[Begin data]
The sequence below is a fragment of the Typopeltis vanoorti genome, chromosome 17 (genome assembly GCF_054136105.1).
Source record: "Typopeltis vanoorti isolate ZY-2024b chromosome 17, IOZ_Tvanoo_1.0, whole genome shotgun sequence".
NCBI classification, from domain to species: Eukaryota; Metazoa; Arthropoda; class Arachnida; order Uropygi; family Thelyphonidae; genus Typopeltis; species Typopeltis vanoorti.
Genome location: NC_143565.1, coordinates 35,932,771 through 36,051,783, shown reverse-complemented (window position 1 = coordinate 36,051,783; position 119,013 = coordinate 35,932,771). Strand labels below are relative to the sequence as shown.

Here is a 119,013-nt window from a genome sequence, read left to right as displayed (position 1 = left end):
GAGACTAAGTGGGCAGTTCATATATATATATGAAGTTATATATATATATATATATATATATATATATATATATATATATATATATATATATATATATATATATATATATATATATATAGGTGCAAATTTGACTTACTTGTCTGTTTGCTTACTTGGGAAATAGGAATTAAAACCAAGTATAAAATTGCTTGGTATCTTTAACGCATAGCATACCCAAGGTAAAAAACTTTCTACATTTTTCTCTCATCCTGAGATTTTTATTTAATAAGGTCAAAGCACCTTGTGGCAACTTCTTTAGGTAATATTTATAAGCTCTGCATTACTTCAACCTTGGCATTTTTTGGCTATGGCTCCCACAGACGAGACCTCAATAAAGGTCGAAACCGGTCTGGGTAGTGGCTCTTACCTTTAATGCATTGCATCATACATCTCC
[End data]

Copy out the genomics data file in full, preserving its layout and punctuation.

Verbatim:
The sequence below is a fragment of the Typopeltis vanoorti genome, chromosome 17 (genome assembly GCF_054136105.1).
Source record: "Typopeltis vanoorti isolate ZY-2024b chromosome 17, IOZ_Tvanoo_1.0, whole genome shotgun sequence".
NCBI classification, from domain to species: Eukaryota; Metazoa; Arthropoda; class Arachnida; order Uropygi; family Thelyphonidae; genus Typopeltis; species Typopeltis vanoorti.
Genome location: NC_143565.1, coordinates 35,932,771 through 36,051,783, shown reverse-complemented (window position 1 = coordinate 36,051,783; position 119,013 = coordinate 35,932,771). Strand labels below are relative to the sequence as shown.

Here is a 119,013-nt window from a genome sequence, read left to right as displayed (position 1 = left end):
GAGACTAAGTGGGCAGTTCATATATATATATGAAGTTATATATATATATATATATATATATATATATATATATATATATATATATATATATATATATATATATATATATATATATATAGGTGCAAATTTGACTTACTTGTCTGTTTGCTTACTTGGGAAATAGGAATTAAAACCAAGTATAAAATTGCTTGGTATCTTTAACGCATAGCATACCCAAGGTAAAAAACTTTCTACATTTTTCTCTCATCCTGAGATTTTTATTTAATAAGGTCAAAGCACCTTGTGGCAACTTCTTTAGGTAATATTTATAAGCTCTGCATTACTTCAACCTTGGCATTTTTTGGCTATGGCTCCCACAGACGAGACCTCAATAAAGGTCGAAACCGGTCTGGGTAGTGGCTCTTACCTTTAATGCATTGCATCATACATCTCC